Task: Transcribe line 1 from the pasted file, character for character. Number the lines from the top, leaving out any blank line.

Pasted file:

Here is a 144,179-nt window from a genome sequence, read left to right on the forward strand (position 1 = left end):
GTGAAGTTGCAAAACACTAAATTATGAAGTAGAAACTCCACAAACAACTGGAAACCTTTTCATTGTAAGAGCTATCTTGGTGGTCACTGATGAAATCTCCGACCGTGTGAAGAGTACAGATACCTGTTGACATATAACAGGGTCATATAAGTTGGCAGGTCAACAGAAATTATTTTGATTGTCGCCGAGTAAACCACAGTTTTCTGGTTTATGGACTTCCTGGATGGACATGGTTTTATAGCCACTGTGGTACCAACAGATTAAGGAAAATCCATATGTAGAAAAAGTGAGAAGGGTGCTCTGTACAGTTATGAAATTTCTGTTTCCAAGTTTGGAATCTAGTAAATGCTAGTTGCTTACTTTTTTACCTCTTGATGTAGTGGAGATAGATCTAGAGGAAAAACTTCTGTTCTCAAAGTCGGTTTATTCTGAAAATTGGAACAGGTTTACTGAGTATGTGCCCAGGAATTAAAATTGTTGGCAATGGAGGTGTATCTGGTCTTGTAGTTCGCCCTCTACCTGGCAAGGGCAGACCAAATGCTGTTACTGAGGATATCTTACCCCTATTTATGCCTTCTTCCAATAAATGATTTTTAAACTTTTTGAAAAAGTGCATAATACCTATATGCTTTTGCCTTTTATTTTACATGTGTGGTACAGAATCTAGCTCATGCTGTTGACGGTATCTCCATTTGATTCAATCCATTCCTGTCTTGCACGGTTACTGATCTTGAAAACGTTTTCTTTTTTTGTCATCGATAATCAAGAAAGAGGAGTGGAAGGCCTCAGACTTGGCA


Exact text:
Here is a 144,179-nt window from a genome sequence, read left to right on the forward strand (position 1 = left end):